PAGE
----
•     Ride on mowers should have keys removed, and be secured in place by wheel clamps or padlocks and chains.

4th  Layer - Electronic Detection
Intruder alarms, and in some situations CCTV, are a good way of deterring or detecting crime.

However, churches can be difficult buildings in which to use electronic security systems, due to their potential for false alarms caused by legitimate visitors, insects, birds, bats, etc, so always seek the advice of a competent installer, e.g. one that is recognised by the National Security Inspectorate (NSI) or Security Systems and Alarms Inspection Board (SSAIB).

Given the increased market that nowadays exists, stand alone roof alarms, often battery powered, have been developed and are fairly readily available.

‘Hardfacts’ 3015 Intruder Alarms - Guidelines for Purchasers and ‘Hardfacts’ 3004 CCTV - Guidelines for Purchasers, provide further advice. 

5th Layer - Internal Access
Restrict access to valuable items by:

  •      Mounting pictures, etc, at high level.
  •      Locking doors to an internal room/area.

Note. Consider this with care, as without an intruder alarm thieves may cause undetected and extensive damage in forcing internal barriers open.

  •      Keeping cash, silverware and small valuables in a security safe. Select a safe by its recognised ‘cash’ or ‘jewellery rating’, as confirmed by your insurers.

Note. Many churches have old safes which look heavy/secure, but which can be an easy target for modern thieves. ‘Hardfacts’ 3014 Cash Security - Theft provides further information.

6th Layer - Recovery 
The police recover many stolen items each year, but are unable to return them to their true owners without proof of ownership, so:

  •      Take photographs of valuable items and fittings, and record identifying features known to you, e.g. makers' names, marks, chips, scratches, repairs, etc.

Note. In the event of loss, such records can also assist in restoration/establishing values.

  •      Consider overt or covert ‘security marking’.

Key Action Steps

  • Review current security arrangements, and in particular those for valuable items.
  • Seek independent crime prevention advice, e.g. from the police.
  • Source security devices and systems from reputable suppliers/contractors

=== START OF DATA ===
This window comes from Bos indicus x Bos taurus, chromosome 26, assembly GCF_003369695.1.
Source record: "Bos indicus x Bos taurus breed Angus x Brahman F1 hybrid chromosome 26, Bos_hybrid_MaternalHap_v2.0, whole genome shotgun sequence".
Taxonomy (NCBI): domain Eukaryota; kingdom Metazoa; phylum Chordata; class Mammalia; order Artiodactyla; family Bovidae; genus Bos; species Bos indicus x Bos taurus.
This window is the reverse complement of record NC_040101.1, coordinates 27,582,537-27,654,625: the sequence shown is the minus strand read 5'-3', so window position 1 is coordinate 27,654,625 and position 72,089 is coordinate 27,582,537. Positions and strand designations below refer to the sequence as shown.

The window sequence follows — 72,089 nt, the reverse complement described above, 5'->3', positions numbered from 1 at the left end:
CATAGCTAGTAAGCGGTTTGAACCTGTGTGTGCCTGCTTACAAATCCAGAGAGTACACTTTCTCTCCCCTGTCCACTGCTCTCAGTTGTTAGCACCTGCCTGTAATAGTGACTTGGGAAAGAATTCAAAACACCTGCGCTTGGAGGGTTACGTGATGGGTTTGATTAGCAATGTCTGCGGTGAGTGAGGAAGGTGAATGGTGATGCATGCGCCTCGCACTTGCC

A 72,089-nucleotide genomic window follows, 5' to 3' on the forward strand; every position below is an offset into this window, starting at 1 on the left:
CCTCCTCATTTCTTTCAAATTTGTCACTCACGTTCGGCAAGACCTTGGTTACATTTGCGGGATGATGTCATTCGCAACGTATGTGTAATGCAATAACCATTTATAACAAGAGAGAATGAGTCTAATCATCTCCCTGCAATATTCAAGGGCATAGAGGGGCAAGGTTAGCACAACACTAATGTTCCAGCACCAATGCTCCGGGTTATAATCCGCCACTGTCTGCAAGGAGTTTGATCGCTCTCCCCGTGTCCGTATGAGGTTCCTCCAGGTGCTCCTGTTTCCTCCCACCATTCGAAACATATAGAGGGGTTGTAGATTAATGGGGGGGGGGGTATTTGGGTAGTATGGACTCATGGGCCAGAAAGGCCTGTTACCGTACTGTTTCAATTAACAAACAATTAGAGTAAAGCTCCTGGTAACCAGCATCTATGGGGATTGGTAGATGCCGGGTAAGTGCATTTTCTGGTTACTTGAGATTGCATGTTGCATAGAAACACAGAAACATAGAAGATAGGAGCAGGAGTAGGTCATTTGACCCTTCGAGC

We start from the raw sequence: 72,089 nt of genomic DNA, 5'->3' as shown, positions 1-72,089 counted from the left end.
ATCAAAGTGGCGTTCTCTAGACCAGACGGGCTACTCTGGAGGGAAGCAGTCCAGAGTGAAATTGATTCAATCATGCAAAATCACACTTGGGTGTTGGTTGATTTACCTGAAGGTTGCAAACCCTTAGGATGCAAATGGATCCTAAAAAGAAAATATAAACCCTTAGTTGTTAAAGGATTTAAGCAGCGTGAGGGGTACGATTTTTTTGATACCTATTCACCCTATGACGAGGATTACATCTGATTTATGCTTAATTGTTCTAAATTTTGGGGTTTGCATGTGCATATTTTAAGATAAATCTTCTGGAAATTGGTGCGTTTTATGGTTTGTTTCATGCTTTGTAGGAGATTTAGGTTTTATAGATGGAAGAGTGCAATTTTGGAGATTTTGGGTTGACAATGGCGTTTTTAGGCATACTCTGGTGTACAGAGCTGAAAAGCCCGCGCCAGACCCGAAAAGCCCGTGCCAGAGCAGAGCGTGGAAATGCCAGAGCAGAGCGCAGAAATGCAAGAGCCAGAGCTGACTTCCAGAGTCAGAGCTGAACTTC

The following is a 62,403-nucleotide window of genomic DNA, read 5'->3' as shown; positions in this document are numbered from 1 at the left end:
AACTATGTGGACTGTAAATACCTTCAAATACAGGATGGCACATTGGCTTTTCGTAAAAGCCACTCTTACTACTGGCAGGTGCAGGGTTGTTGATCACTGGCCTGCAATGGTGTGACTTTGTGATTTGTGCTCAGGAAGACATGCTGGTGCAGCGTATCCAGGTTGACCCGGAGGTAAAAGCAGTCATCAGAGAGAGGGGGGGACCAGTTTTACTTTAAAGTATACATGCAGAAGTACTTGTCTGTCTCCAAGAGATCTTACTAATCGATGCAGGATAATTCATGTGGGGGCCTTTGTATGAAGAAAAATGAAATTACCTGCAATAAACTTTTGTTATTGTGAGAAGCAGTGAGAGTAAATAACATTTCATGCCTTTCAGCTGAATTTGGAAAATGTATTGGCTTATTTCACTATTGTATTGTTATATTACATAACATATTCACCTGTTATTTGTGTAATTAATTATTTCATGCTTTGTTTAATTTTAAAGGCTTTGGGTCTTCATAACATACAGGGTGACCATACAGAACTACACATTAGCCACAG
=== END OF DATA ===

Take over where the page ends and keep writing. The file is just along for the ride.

• Be aware that any security measure that could be regarded as damaging the fabric of a historic church, or changing its appearance, may require the consent of  various church or public planning/regulatory bodies. If in doubt always check first.
  • Before proceeding with any security enhancements, seek the advice/consent of your property insurer(s).
  • Review security in the event of any loss

Sorces of Further Information

Other ‘Hardfacts’ in the Property Protection Security series, which are available in our ‘Knowledge Store’ at


Master Locksmiths Association (MLA). Tel 01327 262255 or visit

National Security Inspectorate (NSI) - Tel 0845 006 3003 or

Security Systems and Alarms Inspection Board (SSAIB) - Tel 0191 296 3242 or  

Selectamark Ltd. Tel 01689 860757 or visit

Smartwater Ltd. Tel 0800 328 6268 or visit

The RISCAuthority

Your local police Crime Prevention Unit.

Your Insurer

Next Steps:

  • Source discounted products, available to Aviva insured customers and brokers only, via our Specialist Partners - click here to find out more about the savings you could make
  • View our Tools and Templates
  • Call our Risk Helpline on 0345 366 66 66
  •  Email us at

Please Note
This document contains general information and guidance and is not and should not be relied on as specific advice. The document may not cover every risk, exposure or hazard that may arise and Aviva recommend that you obtain specific advice relevant to the circumstances. AVIVA accepts no responsibility or liability towards any person who may rely upon this document.

Rate this entry

Was this helpful to you?